Anonymous Anonymous said...

Dear Sir,

First off, I am truly amazed and honoured that you took the effort to reply to my postings, I assume its not a ghost writer.

Unknowingly, I think you have exposed a serious disconnect with the public on how our scholarships are being awarded.
To be blunt, no multi millionaire should have his child educated at the public's expense, then have the child given an iron rice bowl, again at public expense. That is just immoral and wrong. They should pay for the scholarship, period.
People who do not need a scholarship, yet insist on getting one, have no business being called a "talent", and should never ever be put in public service. The infamous Miss Wee should have shown the consequences of giving scholarships to the wrong people, a fine civil servant she would make...not.
We have numerous ministers who have children on scholarships too, have any of them offered to repay the scholarship? Why not?

Sunday, February 03, 2008 12:20:00 pm

 
Anonymous Harold Fock said...

Scholarships and scholars are always touchy subjects in Singapore.

I am a Fulbright Fellows (ok, so I am not of the PSC or "Singapore Scholar" route), so permit me to add a few words here.

I believe scholarship should award the best and the brightest regardless of economic well being. Here is the reason:- At which point you draw the line between a person is too rich (and hence should not deserve it) and a person is too clever (and hence deserve it). Do you measure by networth or cash? Many HDB owners are richer than the condo and BMW heroes who are in huge debt. Then again, the condo heroes are professionals and they can argue they are economically stronger. Then again, the middle income folks will say that they are richer because of their frugal spending habits. And when you tell them the richer folks dont get scholarships, both groups will out poor each other.

I am just illustrating the difficulties of a policy of awarding scholarships to more deserving students. There is really no right or wrong answer here.

Here is a personal story. When I was in NTU, my grades were good enough for the NTU scholarship. I was an entrepreneur then. I wrote my own "How to pass EXAM guides" (yup, the arrogance of it) as an undergraduate and sold it to my classmates. I would go to the lecture hall and market my guidebook and they are obviously a hit among desperate students. So during the interview, the panelists asked, "You dont look poor? So why do you need a scholarship?" I answered that I did not know family background is a criteria. I come from a middle income family but the reason why I am applying this scholarship is that I needed money to expand my exam guide business. And here is my flipchart. I will demonstrate why I deserve it."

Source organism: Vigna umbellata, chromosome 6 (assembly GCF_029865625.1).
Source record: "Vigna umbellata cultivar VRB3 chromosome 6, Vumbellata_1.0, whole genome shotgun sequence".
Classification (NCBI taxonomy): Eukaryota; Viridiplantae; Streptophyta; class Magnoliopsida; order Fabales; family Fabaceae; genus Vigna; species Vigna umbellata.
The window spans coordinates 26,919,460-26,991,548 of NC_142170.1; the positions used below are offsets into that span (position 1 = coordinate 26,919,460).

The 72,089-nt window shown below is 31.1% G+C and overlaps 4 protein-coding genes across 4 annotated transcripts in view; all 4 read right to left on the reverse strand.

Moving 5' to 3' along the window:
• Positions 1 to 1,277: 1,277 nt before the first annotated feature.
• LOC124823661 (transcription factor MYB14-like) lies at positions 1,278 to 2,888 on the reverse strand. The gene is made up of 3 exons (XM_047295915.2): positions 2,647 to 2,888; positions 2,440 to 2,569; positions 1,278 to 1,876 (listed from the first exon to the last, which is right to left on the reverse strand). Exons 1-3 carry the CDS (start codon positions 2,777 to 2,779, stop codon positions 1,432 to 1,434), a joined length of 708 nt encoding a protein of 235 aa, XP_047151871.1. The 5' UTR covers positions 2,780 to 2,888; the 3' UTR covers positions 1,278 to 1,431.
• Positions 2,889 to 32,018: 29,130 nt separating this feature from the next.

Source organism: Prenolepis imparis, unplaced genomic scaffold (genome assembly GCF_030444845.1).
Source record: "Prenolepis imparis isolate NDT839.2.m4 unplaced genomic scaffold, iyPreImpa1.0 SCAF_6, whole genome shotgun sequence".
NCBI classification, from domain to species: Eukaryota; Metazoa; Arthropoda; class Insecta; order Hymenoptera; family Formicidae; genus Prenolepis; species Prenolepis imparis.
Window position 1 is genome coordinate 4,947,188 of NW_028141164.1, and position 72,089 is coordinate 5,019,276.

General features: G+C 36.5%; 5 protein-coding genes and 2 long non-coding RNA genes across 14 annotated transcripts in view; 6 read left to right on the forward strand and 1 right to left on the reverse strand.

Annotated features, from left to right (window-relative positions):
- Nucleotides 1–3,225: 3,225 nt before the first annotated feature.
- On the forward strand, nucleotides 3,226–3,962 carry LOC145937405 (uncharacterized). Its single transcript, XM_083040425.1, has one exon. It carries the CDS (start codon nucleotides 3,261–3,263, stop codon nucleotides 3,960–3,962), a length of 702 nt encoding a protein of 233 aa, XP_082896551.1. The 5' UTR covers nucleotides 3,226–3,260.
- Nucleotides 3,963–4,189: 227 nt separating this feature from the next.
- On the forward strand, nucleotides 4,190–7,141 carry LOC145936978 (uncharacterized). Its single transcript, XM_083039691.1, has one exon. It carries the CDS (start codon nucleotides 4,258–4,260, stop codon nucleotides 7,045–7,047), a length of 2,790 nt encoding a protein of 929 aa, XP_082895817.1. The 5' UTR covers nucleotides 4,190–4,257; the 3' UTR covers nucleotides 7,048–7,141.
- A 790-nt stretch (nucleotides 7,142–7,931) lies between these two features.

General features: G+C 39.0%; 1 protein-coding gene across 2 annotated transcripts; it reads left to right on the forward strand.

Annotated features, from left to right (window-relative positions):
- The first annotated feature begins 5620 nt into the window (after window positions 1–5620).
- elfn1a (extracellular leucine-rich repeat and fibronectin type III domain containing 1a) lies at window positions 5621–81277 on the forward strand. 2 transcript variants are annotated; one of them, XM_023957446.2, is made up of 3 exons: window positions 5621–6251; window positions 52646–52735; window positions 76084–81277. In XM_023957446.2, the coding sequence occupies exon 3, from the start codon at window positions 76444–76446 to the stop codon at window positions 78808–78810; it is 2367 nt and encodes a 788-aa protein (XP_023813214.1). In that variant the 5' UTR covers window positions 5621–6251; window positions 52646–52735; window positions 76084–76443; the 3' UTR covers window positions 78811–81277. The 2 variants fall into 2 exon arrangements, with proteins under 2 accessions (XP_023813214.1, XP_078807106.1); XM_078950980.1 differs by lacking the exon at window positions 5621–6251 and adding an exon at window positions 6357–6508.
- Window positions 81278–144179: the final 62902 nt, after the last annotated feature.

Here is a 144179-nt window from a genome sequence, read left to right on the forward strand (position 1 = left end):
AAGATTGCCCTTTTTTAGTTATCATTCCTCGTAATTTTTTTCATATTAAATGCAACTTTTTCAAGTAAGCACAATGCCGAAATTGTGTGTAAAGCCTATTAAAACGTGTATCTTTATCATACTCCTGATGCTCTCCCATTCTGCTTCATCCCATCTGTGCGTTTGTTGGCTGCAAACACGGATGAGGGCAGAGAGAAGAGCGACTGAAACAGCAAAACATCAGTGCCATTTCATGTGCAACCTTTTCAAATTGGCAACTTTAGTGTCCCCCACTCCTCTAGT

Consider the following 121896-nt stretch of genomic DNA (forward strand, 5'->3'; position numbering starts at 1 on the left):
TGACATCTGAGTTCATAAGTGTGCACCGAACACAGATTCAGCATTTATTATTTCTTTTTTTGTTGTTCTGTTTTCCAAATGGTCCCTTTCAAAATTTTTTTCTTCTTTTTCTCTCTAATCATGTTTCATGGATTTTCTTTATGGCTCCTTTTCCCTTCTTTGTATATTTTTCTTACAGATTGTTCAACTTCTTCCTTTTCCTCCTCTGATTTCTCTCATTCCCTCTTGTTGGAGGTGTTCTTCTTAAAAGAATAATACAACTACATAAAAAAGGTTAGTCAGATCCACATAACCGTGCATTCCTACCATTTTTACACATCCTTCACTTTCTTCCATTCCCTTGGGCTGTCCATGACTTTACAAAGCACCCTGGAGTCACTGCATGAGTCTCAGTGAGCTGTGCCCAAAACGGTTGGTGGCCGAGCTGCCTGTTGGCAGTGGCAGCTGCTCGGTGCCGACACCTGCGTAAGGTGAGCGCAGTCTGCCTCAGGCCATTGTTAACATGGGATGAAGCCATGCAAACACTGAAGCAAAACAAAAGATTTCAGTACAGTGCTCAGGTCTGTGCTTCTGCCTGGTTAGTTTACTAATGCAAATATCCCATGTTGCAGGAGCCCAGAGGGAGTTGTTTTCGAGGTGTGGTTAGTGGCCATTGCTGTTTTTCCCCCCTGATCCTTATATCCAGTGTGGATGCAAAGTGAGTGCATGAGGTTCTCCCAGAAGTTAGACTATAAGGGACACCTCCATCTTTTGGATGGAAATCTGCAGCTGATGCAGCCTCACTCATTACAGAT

Just like those American comedy "Revenge of the Nerds". The panelists said coldly, "Get out!"

To rub salt on wounds, the next candidate who walked in, daughter of a very well to do family got it. She said that although she came from a rich family, the scholarship is about prestige and a recognition of her hard work.. blah blah blah.. all the old foggies stuff that is pleasing to dinosauric ears. She won the scholarship.

The lesson here is, on reflection, I needed to learn humility here. Two, I was ahead of the times. Had I appeared today where everyone blindly follows the govt's call for entrepreneurship, it would have been a walk in the park. Three and more importantly, once you have those fuzzy criteria, then you can award it or reject anyone you deem too rich, too poor, too ugly, too sexy etc.

Having said that, there must be mant opportunities whereby poorer or middle income families can get scholarship, bursaries and loans. The criteria and objective must be clearer here.

So I envision a two scheme approach. One type of scholarship is really for the best and the brightest. Another scheme is for the financially needy and the rich need not even apply.

And if you are poor and smart, you can apply to both types of scholarships. If you are rich, you only can apply for the first type and compete purely on brains and performance.

I think that system is not unlike what we have now. The reality is that the rich and the connected will tend to do much better in the first type of scholarship due to their exposures and access to resources but hey, I never dare writeoff anyone. With internet access, everyone has a fair shot these days.

Oh there is a SWEET SWEET ending to my story. For years, I dreamt of doing a middle finger to the NTU panelists who asked me to walk out as if I was a criminal or some dissident who stepped on their imaginary OB markers. Remember the scene from Matrix, Keannu Reeves said, "How about I show you the middle finger and spare me the Gestapo stuff?" (See so much for my lessons in humility.) When I was CEO in Institute of Banking and Finance, I got the wonderful opportunity to be invited back in NTU to hand pick the same scholarship candidates. I became the panelists. So i told my sad story to the panelists.
And in walk a candidate who ran his won funds, conducted his own investment courses and needed the scholarship money to expand his business. And all the panelists were fawning over him as if he is the next best thing. Of course, I gave it to the entrepreneurial young man. His time has come.

But i often wondered? Am I not doing what I accused others of doing? Maybe I should award the scholarship to some boring introvert who wanted to be a scholar and wished to spend his whole life in a government job, hate risks and hate the idea of entrepreneurship.. Maybe, that is ultimate contrarian. Thankfully, that option was not available as no such candidates match my imaginary profile.

Oh, and to the panelists who kicked me out the first time, here is my finger. Got to complete what you set up to do :-)

Friday, February 22, 2008 10:14:00 am